As architects and designers, our work comes in many forms. Sometimes, we’re called upon to design a space from top-to-bottom and from furnishings to the last stick of furniture. Other times, we’re hired to design a specific furnishing that complements an existing design. Such was the case for Matthias Pliessnig when he was commissioned in collaboration with Rawn Architects of Boston to design two large benches for Tata Hall, the newest building at Harvard Business School.
Designing furniture for a specific space is an interesting task because the objects need to complement the existing building, but they also needs to stand on their own as functional pieces of furniture. This is most certainly true in academic furniture design where the pieces will be used by the public. In this case, the two sweeping benches (named Eurus and Sinuo) complement the sweeping arc of the Tata Hall building as well as the interior natural wood accents.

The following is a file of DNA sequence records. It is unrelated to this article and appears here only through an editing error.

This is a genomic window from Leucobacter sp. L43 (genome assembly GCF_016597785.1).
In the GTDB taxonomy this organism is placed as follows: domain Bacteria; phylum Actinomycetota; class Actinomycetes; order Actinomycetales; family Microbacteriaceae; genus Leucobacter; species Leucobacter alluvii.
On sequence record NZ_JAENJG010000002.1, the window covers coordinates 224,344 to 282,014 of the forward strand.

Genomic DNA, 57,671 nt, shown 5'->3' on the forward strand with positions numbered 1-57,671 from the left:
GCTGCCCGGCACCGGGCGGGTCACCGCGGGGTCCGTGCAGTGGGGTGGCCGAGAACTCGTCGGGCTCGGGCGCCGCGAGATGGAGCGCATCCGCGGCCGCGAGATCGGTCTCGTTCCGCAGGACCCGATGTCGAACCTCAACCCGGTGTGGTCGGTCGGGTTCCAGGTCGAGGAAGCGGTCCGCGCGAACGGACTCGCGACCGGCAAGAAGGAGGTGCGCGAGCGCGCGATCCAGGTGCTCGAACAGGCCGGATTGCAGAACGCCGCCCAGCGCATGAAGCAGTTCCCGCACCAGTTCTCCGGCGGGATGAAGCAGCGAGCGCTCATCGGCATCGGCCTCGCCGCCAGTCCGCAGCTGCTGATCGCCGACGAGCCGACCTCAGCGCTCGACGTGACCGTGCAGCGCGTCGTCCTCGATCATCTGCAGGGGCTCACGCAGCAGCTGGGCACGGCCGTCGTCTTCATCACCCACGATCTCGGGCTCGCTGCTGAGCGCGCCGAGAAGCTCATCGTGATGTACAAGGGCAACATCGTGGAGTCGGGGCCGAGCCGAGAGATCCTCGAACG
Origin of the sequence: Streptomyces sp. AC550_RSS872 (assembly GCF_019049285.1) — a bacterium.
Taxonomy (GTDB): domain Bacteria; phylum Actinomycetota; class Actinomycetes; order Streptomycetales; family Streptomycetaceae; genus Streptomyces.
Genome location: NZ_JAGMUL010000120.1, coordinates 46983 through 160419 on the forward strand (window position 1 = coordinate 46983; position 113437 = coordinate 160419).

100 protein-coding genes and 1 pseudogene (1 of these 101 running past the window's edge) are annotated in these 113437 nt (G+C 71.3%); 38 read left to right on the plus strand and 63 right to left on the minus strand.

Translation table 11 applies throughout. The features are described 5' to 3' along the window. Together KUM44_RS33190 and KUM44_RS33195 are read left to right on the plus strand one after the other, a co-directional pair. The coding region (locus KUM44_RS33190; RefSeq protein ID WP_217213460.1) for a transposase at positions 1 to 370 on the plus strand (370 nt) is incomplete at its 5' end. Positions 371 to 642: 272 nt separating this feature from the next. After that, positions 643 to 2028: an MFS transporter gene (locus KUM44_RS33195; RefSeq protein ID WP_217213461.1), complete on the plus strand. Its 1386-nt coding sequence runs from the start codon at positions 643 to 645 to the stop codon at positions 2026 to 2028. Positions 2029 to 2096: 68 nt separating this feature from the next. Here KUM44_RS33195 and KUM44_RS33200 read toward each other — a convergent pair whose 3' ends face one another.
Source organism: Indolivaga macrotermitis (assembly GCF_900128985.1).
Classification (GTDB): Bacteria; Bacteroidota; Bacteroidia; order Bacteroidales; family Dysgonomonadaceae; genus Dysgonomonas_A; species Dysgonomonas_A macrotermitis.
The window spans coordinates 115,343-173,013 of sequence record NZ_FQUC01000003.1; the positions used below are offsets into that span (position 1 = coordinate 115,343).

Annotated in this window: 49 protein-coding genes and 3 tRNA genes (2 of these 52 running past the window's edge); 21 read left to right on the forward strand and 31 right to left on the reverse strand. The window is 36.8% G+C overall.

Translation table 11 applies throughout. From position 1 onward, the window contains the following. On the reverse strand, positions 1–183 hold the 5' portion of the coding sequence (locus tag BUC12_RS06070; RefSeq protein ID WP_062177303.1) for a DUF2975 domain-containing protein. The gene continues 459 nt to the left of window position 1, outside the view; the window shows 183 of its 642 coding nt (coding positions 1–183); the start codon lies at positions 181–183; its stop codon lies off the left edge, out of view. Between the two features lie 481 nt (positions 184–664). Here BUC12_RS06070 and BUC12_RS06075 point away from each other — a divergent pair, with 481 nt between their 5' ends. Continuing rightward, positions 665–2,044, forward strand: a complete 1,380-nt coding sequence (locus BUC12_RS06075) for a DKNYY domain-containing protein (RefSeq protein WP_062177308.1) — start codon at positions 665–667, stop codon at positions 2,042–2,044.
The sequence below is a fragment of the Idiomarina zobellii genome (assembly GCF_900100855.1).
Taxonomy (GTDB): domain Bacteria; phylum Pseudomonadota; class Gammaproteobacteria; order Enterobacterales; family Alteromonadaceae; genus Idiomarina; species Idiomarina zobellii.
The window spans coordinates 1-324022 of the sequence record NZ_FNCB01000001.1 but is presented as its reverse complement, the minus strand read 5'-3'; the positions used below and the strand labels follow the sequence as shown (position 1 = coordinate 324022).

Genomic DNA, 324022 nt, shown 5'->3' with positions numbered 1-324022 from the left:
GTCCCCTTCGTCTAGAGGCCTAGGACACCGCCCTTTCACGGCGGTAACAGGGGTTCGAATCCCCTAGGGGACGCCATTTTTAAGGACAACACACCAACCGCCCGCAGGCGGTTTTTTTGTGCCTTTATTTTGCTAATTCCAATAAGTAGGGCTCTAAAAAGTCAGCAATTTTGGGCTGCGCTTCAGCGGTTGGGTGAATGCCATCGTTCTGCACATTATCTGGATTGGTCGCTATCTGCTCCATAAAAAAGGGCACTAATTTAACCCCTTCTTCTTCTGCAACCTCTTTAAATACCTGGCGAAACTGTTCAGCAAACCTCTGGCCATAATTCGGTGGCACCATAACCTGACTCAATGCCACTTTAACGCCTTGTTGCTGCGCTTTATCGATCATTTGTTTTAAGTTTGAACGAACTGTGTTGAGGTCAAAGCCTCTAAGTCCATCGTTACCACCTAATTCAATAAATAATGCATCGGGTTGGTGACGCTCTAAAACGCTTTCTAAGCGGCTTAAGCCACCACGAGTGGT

We do wonder, however, where we would set our laptop, a cup of coffee or the numerous other items that are often in tow when one is walking around or waiting for friends and/or colleagues on a university campus. When we designed academic seating for Claire T. Carney Library at UMass Dartmouth, we made sure the bench-like seating could accommodate both the sitters and their “stuff,” which is a smart way to go when designing for the student and professor sector.
We love to incorporate art into architecture, so these sculptural benches really make the space come alive. The sculptural wall piece behind the bench was done by a student when the school had a textile department. The color and design helps the concrete building feel lively.
It seems that wherever there’s public seating, there should be comfortable places to “put things.” Are you in the market for thoughtful academic furniture design? Schedule an appointment to speak with Leslie Saul & Associates Architecture and Interiors.